City Center issue again rumbles in controversy
Lower-income complex could emerge from old condo plan
New Berlin — New Berlin officials are threading their way carefully through a field of legal and political landmines over a 102-unit condominium project that could become lower-income rental apartments in the City Center.
A lower-income housing proposal for the City Center was proposed last year by the same developer. It brought out a firestorm of protests from residents who said the development does not fit with the upscale City Center vision.
The explosion of sound heard last week was the loud applause the Common Council received when it seemingly voted down the latest development agreement for another controversial proposal, this time involving the property that had been known as Deer Creek Parkway Condominiums and is now City Center Condominiums.
Building on an issue
But the decision was not as it seemed.
The aldermen's vote doesn't automatically mean the City Center condos won't be built in the area off National Avenue near Wilbur Street. Alderman David Ament pointed out that the developer, Minneapolis-based MSP Real Estate, can still get a building permit because the condo plans were approved in 2004.
But developers need a development agreement like the one the council turned down to build roads, sewers and other infrastructure for their projects. One legal question is whether MSP can build on the land using the original agreement approved with the previous developer.
Plans then and now
The original Deer Creek Parkway Condominium project involving four buildings won all city approvals six years ago. Only one of the four buildings was built, however, and it now contains 13 owner-occupied condos. Two condos are vacant.
MSP is proposing to build the other three previously planned Deer Creek buildings and is believed to have plans to make them lower-income housing. It has been granted $1.9 million in Wisconsin Housing and Economic Development Authority tax credits for the project.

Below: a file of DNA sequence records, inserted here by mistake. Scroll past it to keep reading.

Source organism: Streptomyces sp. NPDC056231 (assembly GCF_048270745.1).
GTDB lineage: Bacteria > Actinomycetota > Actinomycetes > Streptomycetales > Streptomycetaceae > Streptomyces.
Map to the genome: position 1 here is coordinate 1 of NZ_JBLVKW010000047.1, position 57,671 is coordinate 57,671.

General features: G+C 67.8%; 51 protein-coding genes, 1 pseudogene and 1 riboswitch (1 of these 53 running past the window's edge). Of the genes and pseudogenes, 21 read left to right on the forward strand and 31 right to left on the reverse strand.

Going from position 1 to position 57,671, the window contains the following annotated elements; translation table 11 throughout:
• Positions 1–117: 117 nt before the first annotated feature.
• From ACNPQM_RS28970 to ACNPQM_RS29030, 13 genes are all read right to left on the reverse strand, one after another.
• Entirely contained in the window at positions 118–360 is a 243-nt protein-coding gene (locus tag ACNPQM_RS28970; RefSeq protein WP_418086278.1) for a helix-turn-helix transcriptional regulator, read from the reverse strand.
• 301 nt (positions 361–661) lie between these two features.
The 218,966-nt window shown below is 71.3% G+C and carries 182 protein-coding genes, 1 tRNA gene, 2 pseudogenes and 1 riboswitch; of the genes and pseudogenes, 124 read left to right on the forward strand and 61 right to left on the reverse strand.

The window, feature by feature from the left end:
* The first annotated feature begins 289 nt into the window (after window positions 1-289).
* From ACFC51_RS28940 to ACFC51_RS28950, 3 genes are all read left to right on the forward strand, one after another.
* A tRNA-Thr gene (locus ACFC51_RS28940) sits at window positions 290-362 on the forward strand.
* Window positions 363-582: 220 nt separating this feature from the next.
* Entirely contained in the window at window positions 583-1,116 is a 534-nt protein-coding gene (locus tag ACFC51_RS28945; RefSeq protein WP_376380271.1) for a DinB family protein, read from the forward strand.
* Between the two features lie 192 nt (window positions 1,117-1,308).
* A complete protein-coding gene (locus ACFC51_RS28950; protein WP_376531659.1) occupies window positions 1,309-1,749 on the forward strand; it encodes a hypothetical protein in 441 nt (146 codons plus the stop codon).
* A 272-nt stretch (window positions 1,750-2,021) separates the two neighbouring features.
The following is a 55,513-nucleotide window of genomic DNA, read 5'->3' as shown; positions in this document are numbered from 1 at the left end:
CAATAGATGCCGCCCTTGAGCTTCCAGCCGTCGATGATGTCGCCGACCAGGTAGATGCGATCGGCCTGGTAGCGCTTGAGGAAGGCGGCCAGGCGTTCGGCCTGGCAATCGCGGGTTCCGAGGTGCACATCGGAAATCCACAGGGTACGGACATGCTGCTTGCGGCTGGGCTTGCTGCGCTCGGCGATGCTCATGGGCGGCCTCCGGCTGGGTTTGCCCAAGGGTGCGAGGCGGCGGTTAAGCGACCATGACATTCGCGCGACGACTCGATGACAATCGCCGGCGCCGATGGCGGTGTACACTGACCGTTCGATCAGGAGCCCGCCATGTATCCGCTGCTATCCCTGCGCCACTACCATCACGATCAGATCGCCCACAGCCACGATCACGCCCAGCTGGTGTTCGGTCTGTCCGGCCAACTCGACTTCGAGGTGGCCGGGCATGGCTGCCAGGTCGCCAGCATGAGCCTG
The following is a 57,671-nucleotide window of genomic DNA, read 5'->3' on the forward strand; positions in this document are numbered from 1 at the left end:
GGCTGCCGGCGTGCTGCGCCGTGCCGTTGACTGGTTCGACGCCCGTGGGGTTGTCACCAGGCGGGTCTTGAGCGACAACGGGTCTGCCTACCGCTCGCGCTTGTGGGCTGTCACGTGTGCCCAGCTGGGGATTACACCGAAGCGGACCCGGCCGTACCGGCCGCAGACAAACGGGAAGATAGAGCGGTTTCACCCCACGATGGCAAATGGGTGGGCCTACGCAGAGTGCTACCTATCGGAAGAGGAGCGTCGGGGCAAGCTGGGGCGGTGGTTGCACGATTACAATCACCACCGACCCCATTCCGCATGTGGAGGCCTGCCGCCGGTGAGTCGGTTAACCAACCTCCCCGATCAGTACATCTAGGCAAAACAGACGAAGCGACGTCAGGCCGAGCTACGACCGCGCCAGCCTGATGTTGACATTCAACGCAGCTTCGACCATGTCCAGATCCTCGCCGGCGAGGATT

If MSP uses the tax credits, the 102 condominiums would be rented to families that meet federal income guidelines. Those guidelines are the same as for last year's failed lower-income housing: a maximum family income of $29,880 for a one-bedroom apartment and $34,140 for a two-bedroom. The units would have to be rented for at least 15 years.
Calamity for current tenants?
But the owners of the 13 upscale condominiums that were built in the first phase of the original Deer Creek Parkway Condo project view apartments as a disaster.
They say they would not be able to sell their condos if the new units were built as rentals. That's because banks do not give condo loans in developments that are more than 50 percent rentals, the current owners said, which would make it difficult to sell their owner-occupied units. The value of their condos would be lost, they maintain.
Allowing the apartments "would instantly, and literally, destroy the value that I and my building neighbors have in our homes," condo-owner Gerry Galewski said.
On the other hand, while the door would seemingly close to condo owners selling to families searching for living space they would own, it wouldn't necessarily shut investment property owners, who could still obtain commercial loans for rental properties.
More to talk about
The Common Council will meet in closed session Wednesday to discuss the situation.
The view, as of the end of the council's Jan. 25 meeting, was that the old development agreement from 2005 is sufficient to allow construction of the necessary infrastructure for the rental-oriented condo buildings and a new agreement was not needed.
But attorney Jonathan Levine said the city should not view that old agreement as viable because it was made with a different developer.
MSP, the new developer, "are not a party to that agreement" and is merely trying to kept the legal shell of the old Deer Creek name, Levine said.
Neither MSP president Milo Pinkerton nor the MSP attorney returned phone calls.
At the very least, owners of the 13 condos are relieved that the council denied the new development agreement because that action, they believe, may have bought them some time to enact another strategy.
They are trying to get their building severed from the rest of the project remaining to be built. They hope being separate from the apartments would enable buyers to get loans to buy their condos.
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